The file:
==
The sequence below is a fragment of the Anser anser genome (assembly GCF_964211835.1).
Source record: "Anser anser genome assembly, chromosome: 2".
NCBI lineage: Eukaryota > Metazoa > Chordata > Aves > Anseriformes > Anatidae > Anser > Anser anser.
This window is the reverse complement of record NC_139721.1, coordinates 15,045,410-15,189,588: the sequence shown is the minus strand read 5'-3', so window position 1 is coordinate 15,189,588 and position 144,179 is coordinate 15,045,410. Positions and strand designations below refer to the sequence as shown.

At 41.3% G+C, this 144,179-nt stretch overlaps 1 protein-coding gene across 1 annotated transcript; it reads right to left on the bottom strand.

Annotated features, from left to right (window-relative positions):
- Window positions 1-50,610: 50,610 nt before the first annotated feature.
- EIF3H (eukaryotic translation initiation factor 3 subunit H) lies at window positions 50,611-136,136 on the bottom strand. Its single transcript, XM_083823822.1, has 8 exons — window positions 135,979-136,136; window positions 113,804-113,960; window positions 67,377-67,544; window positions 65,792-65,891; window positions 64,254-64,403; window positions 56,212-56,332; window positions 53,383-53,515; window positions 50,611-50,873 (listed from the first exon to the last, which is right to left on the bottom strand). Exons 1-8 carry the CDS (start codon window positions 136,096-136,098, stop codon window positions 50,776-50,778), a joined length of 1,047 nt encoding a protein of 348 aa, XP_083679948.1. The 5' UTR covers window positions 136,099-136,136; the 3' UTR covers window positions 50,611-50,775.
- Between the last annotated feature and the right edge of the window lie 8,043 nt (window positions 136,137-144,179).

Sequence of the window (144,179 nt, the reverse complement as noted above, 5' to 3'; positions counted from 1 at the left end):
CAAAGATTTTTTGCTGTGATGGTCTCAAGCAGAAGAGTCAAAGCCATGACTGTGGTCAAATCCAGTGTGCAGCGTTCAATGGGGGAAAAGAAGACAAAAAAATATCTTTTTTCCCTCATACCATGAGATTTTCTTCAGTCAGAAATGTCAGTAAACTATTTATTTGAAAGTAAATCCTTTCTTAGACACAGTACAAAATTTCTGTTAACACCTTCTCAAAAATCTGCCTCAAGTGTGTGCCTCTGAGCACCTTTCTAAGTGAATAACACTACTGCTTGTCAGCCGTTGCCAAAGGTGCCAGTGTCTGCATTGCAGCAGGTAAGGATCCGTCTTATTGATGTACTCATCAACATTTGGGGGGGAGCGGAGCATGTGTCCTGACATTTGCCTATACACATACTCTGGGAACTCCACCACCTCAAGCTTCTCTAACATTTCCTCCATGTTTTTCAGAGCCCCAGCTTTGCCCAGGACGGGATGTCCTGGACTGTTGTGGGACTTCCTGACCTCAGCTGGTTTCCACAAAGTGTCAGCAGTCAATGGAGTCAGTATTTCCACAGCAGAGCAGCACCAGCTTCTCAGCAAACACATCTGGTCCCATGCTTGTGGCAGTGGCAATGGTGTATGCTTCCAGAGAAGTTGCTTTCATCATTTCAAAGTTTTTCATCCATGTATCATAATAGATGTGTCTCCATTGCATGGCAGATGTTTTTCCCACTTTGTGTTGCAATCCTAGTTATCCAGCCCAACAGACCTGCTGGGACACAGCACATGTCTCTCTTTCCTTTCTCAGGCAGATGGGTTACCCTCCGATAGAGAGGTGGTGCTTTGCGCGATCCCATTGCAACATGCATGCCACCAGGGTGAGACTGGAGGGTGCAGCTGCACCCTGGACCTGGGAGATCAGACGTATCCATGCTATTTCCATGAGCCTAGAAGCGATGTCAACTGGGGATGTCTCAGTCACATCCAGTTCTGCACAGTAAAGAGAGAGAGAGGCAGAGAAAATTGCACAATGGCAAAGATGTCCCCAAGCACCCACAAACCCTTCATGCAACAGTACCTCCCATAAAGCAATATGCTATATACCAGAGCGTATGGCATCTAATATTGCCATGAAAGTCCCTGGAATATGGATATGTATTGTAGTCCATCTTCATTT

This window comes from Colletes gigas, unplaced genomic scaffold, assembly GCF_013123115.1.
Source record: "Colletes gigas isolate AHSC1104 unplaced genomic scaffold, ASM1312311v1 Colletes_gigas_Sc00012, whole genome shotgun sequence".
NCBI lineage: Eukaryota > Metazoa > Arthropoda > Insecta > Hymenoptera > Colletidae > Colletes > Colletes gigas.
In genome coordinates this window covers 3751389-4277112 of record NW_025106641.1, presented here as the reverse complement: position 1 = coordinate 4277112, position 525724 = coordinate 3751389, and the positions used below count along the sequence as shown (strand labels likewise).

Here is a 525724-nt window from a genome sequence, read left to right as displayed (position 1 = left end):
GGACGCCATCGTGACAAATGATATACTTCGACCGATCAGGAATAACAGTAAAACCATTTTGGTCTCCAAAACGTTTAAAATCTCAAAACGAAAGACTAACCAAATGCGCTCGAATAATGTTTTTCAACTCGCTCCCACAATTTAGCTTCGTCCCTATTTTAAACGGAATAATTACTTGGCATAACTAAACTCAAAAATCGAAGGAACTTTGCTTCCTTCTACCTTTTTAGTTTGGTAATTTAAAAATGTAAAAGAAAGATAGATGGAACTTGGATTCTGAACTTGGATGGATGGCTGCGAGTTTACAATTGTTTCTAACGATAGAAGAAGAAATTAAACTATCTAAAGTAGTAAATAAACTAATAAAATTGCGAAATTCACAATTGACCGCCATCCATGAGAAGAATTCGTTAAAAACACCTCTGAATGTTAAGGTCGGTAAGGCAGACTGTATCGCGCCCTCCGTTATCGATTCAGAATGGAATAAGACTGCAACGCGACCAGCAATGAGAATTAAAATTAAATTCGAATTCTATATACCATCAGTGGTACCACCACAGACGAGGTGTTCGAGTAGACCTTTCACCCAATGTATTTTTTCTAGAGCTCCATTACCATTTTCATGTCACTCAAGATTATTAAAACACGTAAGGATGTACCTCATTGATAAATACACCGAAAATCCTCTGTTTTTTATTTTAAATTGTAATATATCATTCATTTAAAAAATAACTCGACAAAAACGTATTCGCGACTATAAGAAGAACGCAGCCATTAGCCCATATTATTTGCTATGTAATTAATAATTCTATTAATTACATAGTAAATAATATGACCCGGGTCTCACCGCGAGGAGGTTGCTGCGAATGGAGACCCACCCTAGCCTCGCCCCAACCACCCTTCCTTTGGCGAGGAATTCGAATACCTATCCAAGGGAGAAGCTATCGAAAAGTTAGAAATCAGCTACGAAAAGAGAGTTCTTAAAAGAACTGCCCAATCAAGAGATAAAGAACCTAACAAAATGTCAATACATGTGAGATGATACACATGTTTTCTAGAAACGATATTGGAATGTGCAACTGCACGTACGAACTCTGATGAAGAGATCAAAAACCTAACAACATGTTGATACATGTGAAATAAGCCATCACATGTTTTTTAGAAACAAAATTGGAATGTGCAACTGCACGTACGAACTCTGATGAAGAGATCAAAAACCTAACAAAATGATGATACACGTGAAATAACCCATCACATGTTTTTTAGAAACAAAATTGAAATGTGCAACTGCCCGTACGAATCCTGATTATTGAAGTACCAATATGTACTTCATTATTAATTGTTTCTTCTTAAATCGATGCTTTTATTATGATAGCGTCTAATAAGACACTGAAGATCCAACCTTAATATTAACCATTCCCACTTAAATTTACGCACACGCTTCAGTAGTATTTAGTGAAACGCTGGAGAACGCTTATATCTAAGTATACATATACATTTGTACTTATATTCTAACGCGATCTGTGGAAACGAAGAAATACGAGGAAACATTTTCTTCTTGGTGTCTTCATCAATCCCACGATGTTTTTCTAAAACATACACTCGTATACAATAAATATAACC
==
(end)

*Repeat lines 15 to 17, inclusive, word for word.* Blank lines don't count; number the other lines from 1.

In genome coordinates this window covers 3751389-4277112 of record NW_025106641.1, presented here as the reverse complement: position 1 = coordinate 4277112, position 525724 = coordinate 3751389, and the positions used below count along the sequence as shown (strand labels likewise).

Here is a 525724-nt window from a genome sequence, read left to right as displayed (position 1 = left end):
GGACGCCATCGTGACAAATGATATACTTCGACCGATCAGGAATAACAGTAAAACCATTTTGGTCTCCAAAACGTTTAAAATCTCAAAACGAAAGACTAACCAAATGCGCTCGAATAATGTTTTTCAACTCGCTCCCACAATTTAGCTTCGTCCCTATTTTAAACGGAATAATTACTTGGCATAACTAAACTCAAAAATCGAAGGAACTTTGCTTCCTTCTACCTTTTTAGTTTGGTAATTTAAAAATGTAAAAGAAAGATAGATGGAACTTGGATTCTGAACTTGGATGGATGGCTGCGAGTTTACAATTGTTTCTAACGATAGAAGAAGAAATTAAACTATCTAAAGTAGTAAATAAACTAATAAAATTGCGAAATTCACAATTGACCGCCATCCATGAGAAGAATTCGTTAAAAACACCTCTGAATGTTAAGGTCGGTAAGGCAGACTGTATCGCGCCCTCCGTTATCGATTCAGAATGGAATAAGACTGCAACGCGACCAGCAATGAGAATTAAAATTAAATTCGAATTCTATATACCATCAGTGGTACCACCACAGACGAGGTGTTCGAGTAGACCTTTCACCCAATGTATTTTTTCTAGAGCTCCATTACCATTTTCATGTCACTCAAGATTATTAAAACACGTAAGGATGTACCTCATTGATAAATACACCGAAAATCCTCTGTTTTTTATTTTAAATTGTAATATATCATTCATTTAAAAAATAACTCGACAAAAACGTATTCGCGACTATAAGAAGAACGCAGCCATTAGCCCATATTATTTGCTATGTAATTAATAATTCTATTAATTACATAGTAAATAATATGACCCGGGTCTCACCGCGAGGAGGTTGCTGCGAATGGAGACCCACCCTAGCCTCGCCCCAACCACCCTTCCTTTGGCGAGGAATTCGAATACCTATCCAAGGGAGAAGCTATCGAAAAGTTAGAAATCAGCTACGAAAAGAGAGTTCTTAAAAGAACTGCCCAATCAAGAGATAAAGAACCTAACAAAATGTCAATACATGTGAGATGATACACATGTTTTCTAGAAACGATATTGGAATGTGCAACTGCACGTACGAACTCTGATGAAGAGATCAAAAACCTAACAACATGTTGATACATGTGAAATAAGCCATCACATGTTTTTTAGAAACAAAATTGGAATGTGCAACTGCACGTACGAACTCTGATGAAGAGATCAAAAACCTAACAAAATGATGATACACGTGAAATAACCCATCACATGTTTTTTAGAAACAAAATTGAAATGTGCAACTGCCCGTACGAATCCTGATTATTGAAGTACCAATATGTACTTCATTATTAATTGTTTCTTCTTAAATCGATGCTTTTATTATGATAGCGTCTAATAAGACACTGAAGATCCAACCTTAATATTAACCATTCCCACTTAAATTTACGCACACGCTTCAGTAGTATTTAGTGAAACGCTGGAGAACGCTTATATCTAAGTATACATATACATTTGTACTTATATTCTAACGCGATCTGTGGAAACGAAGAAATACGAGGAAACATTTTCTTCTTGGTGTCTTCATCAATCCCACGATGTTTTTCTAAAACATACACTCGTATACAATAAATATAACC